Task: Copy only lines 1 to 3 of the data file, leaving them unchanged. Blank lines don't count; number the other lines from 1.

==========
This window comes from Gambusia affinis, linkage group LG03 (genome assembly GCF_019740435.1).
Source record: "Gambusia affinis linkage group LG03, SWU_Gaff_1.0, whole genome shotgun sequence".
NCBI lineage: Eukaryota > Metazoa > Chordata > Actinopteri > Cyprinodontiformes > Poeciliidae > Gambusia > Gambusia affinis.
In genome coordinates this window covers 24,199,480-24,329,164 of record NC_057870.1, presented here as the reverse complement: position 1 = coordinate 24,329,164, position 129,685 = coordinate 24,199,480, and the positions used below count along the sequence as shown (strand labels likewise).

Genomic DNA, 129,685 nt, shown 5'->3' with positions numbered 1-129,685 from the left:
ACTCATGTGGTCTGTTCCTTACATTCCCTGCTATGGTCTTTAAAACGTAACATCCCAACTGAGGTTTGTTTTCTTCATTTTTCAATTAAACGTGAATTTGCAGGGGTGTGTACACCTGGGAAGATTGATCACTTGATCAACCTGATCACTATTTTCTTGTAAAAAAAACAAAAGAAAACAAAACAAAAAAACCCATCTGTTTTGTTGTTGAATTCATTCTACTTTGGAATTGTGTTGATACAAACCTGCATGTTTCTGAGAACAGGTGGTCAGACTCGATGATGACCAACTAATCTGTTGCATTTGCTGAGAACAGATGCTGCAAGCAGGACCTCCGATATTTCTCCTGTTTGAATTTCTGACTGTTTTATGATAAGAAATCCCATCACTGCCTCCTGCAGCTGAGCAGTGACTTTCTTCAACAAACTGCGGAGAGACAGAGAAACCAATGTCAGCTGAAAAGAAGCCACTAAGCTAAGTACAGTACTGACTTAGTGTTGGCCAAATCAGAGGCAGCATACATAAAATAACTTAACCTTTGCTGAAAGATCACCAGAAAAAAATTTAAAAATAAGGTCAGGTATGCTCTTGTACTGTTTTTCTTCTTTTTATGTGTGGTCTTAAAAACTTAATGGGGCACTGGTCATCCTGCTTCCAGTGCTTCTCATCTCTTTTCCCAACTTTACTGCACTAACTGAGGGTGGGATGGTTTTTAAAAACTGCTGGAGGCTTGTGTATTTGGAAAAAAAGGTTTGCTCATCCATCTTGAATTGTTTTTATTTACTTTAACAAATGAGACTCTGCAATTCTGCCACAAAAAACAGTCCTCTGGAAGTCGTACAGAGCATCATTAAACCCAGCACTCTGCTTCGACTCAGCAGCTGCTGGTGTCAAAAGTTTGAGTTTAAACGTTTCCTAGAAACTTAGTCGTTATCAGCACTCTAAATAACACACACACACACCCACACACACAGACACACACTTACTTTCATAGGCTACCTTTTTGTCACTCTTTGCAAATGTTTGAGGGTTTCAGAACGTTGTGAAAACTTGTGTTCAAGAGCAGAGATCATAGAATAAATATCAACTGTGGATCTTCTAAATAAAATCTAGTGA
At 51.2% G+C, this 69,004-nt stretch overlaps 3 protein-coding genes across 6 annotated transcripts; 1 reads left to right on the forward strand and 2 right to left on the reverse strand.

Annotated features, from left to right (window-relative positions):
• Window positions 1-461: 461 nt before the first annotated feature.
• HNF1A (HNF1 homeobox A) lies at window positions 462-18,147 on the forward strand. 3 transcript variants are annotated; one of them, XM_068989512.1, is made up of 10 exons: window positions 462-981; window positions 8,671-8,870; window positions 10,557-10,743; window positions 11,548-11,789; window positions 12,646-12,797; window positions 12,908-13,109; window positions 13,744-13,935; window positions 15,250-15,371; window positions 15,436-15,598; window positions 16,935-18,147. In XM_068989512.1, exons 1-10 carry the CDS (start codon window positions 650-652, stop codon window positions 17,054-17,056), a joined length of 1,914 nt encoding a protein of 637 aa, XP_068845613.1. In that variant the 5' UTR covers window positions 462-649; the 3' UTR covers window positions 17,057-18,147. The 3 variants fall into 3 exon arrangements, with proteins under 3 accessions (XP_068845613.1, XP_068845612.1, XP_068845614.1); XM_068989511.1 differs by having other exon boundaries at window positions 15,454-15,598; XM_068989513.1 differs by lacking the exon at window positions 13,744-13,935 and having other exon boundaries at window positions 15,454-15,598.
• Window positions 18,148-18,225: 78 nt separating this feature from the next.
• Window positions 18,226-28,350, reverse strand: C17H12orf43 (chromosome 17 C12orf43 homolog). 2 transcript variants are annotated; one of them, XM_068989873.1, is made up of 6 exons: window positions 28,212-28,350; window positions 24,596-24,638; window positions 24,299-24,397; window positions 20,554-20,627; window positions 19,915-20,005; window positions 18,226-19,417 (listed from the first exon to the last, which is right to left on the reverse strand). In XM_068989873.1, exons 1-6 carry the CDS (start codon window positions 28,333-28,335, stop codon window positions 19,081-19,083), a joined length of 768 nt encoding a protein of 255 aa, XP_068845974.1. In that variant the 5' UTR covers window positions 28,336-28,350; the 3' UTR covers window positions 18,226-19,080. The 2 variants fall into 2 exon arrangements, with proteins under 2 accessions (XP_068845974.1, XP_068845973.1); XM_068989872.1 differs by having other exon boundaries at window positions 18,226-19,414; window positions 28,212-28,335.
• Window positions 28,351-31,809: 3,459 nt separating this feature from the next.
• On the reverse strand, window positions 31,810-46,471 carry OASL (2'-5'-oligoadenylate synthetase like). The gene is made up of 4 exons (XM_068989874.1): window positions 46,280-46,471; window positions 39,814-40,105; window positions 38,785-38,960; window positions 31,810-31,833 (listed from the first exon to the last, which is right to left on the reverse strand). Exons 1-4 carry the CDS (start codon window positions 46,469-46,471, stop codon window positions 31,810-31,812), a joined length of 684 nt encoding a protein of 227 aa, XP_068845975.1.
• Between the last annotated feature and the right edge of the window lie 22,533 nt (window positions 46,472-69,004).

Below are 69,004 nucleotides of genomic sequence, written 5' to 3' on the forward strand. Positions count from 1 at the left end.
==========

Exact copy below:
This window comes from Gambusia affinis, linkage group LG03 (genome assembly GCF_019740435.1).
Source record: "Gambusia affinis linkage group LG03, SWU_Gaff_1.0, whole genome shotgun sequence".
NCBI lineage: Eukaryota > Metazoa > Chordata > Actinopteri > Cyprinodontiformes > Poeciliidae > Gambusia > Gambusia affinis.